Instructor Spotlight

Margo Rabb is the author of the novel, Cures for Heartbreak. Her stories have been published in numerous magazines and journals, including, The Atlantic Monthly, Zoetrope, New Stories from the South, among others. She’s contributed pieces to the New York Times and Slate and lives in Austin, TX. To learn more about Margo’s work, visit her website.

Margo will be teaching a class for WLT on September 6, called “Mapping Your Novel.” Read the interview below and visit the class page to learn more.

Margo Rabb  2014.-5Scribe: Nabokov once said, “Style and Structure are the essence of a book. Great ideas are hogwash.” Do you agree that structure is paramount in a novel?

Margo Rabb: I agree that structure is incredibly important in a novel, but I also agree with the Somerset Maugham quote: “There are three rules for writing a novel. Unfortunately, no one knows what they are.” The novel is a unique and tricky art form, and all rules can be broken. That said, I’ve found that mapping out my novels as I’m writing helps me turn convoluted, meandering drafts into workable narratives.

Scribe: As a writer, what part of the “mapping your novel” process have you found the most challenging?

MR: Honestly, I find every part of writing a novel extremely challenging! I think the hardest part is to keep the faith that all my early maps, notes, outlines, and messy drafts will actually lead to a finished book. It takes a giant commitment to see the process through.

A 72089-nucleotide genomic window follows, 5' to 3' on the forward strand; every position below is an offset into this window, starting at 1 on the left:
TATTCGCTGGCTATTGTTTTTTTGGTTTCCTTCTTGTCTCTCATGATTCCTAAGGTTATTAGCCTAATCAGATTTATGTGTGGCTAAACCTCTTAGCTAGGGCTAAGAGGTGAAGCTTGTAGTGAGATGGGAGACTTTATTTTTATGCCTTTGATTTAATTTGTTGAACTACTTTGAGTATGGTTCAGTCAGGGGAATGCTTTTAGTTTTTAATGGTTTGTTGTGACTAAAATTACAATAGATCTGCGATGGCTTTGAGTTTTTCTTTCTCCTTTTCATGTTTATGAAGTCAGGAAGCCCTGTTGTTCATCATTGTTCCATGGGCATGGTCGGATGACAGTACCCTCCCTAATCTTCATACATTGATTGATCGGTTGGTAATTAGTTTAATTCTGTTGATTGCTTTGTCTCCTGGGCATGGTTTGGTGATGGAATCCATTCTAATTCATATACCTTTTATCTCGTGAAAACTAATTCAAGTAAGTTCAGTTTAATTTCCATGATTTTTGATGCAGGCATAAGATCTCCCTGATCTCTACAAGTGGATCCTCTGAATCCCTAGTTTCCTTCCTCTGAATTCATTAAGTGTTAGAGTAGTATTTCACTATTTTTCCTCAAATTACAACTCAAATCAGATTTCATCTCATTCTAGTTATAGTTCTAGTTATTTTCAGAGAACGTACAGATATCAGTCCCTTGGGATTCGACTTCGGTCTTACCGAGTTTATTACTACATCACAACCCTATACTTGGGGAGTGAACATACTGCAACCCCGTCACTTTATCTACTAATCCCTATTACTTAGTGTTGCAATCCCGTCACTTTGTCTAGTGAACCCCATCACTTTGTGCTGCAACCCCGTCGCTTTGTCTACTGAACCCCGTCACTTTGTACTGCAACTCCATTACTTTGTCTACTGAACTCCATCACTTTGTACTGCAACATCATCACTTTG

Scribe: You’ve written essays and articles for the New York Times and Slate, among others. Do these same structure techniques apply to nonfiction?

MR: The process of writing a novel is very different from essays and short stories, because you have to keep track of multiple characters, plot strands, settings, and events over the course of 300 pages. I don’t map out my essays or short stories before writing them, but I find it extremely difficult to finish a novel without a map–it’s like driving aimlessly for a thousand miles with no directions.

-Thanks, Margo!


Tracy Novinger has been a member of WLT for three years and is registered for one of WLT’s upcoming classes. She lives in Austin, TX.


Scribe: In what genre(s) do you write?

Tracy Novinger: I am currently writing literary fiction and recently completed the fifth rewrite of a novel. I am a freelance writer and have written two nonfiction books on intercultural communication published by the University of Texas Press.

Scribe: What authors would you like to have coffee or a beer with and which beverage?

TN: I would like to have coffee–or more likely a “cream tea”–with Robert Galbraith (J. K. Rowling) of the Cormoran Strike series and on a separate occasion with Ken Follett. I would ask each of them to talk to me about their tight plots and unusual characters.

Scribe: If you were stranded on a deserted island, what book would you want to have with you to keep you sane?

TN: I hope the Writers’ League realizes it is a form of torture to ask this question because it means having to contemplate going with just one book. If I must, taking particular note of the word “stranded” which might mean a very long time, I choose my unusual five-language dictionary which I will plan to memorize to make time pass faster–unless in the meantime I acquire a book on how to survive on a deserted island; it will need to include recipes for sea slugs. May I bargain for a blank notebook? And pens or pencils? I HAVE to write.

Scribe: What have you learned from your association with the Writers’ League?

TN: a. That some good books may not get published simply because the writer wears out before it happens. b. That many successful authors have seen many years and an astonishingly high number of rejections before publication of a book. c. One of the Writers’ League class teachers has become my guru; I learned I need this connection because writing is hard and solitary work.